Diabetic neuropathy is a complication of diabetes that results in damage to the nervous system. It is a progressive disease, and symptoms tend to worsen over time. Nerves are essential to how the body functions; they control sensation, movement, and automated functions like breathing and heartbeat. Once nerves are damaged, the control signals are reduced or lost.
Damage can affect virtually any nerve in the body, with a wide range of symptoms depending on the nerves affected. Elevated blood sugar levels over long periods in a diabetic patient eventually cause the development of nerve damage throughout the body.
Early nerve damage may not have any obvious signs or symptoms. As the damage worsens, a diabetic person may experience loss of tactile sensation, burning pain or tingling in the feet and hands. Because sensation has diminished in a diabetic patient, any injury sustained (i.e. a cut on the foot, development of a blister, an inflamed ingrown toenail, etc.) may not be noticed in time. A wound which is left untreated can fester and develop an infection that can spread quickly. This can lead to extensive tissue death (gangrene), leaving diabetic patients to fight for their life or face amputation of the affected limb.
Four main types of neuropathy can impact on the nervous system, including:
Peripheral symmetric neuropathy: This affects the feet first, and then the hands. It is the most common form of diabetic neuropathy.
Autonomic neuropathy: This occurs in the nerves that control involuntary functions of the body such as digestion, urination, or heart rate.
Thoracic and lumbar root, or proximal, neuropathy: This damages nerves along a specific distribution in the body, such as the chest wall or legs.
Mononeuropathies: These can affect any single individual nerve.
Podiatry encounters and often treats peripheral neuropathy and mononeuropathies in diabetic patients.
Symptoms of diabetic neuropathy build up over time, and commonly affect the feet and lower legs first:
Numbness in the feet and hands in the distribution of a sock or glove
Abnormal or altered sensation in hands or feet
Constant pain in the extremities
Tendency to lose balance; difficulty walking without wobbling
Loss of muscle tone in the hands and feet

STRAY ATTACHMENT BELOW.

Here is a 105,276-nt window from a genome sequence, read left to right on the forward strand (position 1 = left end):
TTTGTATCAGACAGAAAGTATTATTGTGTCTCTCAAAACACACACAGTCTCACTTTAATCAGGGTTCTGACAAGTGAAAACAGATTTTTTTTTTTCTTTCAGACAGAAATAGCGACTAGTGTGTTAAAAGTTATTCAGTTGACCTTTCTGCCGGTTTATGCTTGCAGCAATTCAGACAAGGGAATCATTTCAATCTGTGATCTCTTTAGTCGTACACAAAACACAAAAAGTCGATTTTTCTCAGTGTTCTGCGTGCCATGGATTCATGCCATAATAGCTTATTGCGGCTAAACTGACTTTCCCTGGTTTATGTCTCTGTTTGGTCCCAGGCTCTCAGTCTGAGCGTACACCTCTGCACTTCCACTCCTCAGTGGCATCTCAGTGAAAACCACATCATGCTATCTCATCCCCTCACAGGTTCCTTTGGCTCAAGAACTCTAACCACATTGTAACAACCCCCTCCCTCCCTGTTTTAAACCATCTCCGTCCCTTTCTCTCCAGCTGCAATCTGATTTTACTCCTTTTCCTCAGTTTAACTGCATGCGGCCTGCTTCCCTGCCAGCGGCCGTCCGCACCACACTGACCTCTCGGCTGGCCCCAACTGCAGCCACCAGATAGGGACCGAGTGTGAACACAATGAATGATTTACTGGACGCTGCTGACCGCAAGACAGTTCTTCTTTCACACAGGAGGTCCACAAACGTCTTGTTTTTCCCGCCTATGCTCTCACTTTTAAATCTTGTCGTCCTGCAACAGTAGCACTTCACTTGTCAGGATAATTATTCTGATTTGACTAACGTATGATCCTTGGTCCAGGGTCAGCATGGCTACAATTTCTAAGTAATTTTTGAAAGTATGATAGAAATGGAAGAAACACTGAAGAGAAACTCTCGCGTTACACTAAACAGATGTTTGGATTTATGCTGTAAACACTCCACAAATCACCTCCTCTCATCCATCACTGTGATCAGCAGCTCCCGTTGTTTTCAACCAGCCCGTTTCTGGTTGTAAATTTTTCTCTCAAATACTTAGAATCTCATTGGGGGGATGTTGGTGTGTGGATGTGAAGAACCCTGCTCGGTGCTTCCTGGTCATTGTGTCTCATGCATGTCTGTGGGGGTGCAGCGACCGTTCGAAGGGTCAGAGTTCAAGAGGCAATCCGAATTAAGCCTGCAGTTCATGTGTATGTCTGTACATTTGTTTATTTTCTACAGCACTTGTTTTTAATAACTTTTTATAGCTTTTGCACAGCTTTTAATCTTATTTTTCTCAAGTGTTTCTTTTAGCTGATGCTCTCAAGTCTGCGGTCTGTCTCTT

Inability to feel temperature differences by touch, or physical injury to the limb
Tingling or burning sensations radiating from the toes to the ankles (then up the legs over time)
Bone deformity or collapse in the feet (Charcot arthropathy/ diabetic foot deformity)
Diabetic neuropathy worsens with time, regardless of the maintenance of sugar and fat control. This is a secondary effect of diabetes and will cause patients greater problems with co-morbidities, as it affects their daily bodily functions. Even without the development of abnormal pains, patients will be at risk for falls if they do not address the early signs of diabetic neuropathy.
What can podiatry do to help my diabetic neuropathy?
Carry out comprehensive foot examinations and diabetic foot-specific tests to ensure sensation and blood flow to the feet are not declining rapidly.
Regular routine foot care to ensure the feet are maintained without risk of infection or neglected wounds, and that intact skin barrier and nails are preserved without issue.
Help patients to remain active and mobile using aids and devices inside and outside their footwear.
Preserve the shape and function of the feet as much as possible as diabetic feet deform and collapse over time.
In-clinic treatment to reduce the tingling, numbness and burning sensation.
In-clinic treatment to reduce muscle tightness and increase localised blood supply.
Specialised wound care when wounds develop, and prevention of wound recurrence once healed.
Reduce patient’s likelihood of falls risk with gait training and in shoe modifications.
In cases of severe neuropathy, podiatry can design and fit customised ankle foot orthotics to ensure the patient is mobile with less risk of falling.
A prevention and wellness treatment ethos to help the patient avoid limb amputation as much as possible.
Appropriate referral for surgical opinion, if required.
Proactive prevention is always better than reactive treatment, when it comes to the diabetic foot. At-risk diabetic patients should be seen every 3 to 6 months to ensure that the foot status is maintained. Low-risk diabetic patients should be seen yearly if there are no major concerns with the integrity of the foot and lower limb.